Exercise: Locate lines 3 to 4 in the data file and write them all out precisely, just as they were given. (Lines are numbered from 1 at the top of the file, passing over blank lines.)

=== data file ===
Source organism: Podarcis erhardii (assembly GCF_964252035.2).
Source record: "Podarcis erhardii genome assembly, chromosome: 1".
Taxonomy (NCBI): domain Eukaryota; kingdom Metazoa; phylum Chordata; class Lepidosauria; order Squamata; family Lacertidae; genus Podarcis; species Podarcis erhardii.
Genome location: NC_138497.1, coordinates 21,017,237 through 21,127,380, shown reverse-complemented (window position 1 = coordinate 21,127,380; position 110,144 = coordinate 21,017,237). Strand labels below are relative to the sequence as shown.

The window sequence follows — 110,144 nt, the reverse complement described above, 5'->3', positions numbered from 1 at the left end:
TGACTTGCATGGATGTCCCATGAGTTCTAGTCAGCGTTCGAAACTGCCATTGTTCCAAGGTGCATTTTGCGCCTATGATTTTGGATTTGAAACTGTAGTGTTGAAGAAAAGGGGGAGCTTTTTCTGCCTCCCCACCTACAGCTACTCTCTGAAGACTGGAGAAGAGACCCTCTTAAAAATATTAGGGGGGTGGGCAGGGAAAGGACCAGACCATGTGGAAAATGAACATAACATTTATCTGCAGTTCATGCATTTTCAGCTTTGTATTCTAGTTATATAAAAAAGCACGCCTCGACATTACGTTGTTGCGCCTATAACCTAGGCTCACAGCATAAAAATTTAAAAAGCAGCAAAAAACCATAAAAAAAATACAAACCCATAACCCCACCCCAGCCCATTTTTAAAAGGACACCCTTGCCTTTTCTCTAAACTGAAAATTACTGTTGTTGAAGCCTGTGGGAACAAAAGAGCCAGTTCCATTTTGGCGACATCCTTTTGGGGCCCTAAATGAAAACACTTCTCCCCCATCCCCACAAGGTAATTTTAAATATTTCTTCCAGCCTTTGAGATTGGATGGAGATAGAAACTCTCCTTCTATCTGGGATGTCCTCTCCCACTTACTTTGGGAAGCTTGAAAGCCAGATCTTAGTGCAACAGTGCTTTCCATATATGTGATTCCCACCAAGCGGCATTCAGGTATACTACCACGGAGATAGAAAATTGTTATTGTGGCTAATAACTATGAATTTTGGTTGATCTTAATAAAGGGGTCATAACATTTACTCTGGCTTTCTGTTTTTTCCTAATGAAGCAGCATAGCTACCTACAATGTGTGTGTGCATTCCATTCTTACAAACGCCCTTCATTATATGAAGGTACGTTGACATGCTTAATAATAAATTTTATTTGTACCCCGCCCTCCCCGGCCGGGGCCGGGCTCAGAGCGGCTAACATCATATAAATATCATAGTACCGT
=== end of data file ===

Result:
Taxonomy (NCBI): domain Eukaryota; kingdom Metazoa; phylum Chordata; class Lepidosauria; order Squamata; family Lacertidae; genus Podarcis; species Podarcis erhardii.
Genome location: NC_138497.1, coordinates 21,017,237 through 21,127,380, shown reverse-complemented (window position 1 = coordinate 21,127,380; position 110,144 = coordinate 21,017,237). Strand labels below are relative to the sequence as shown.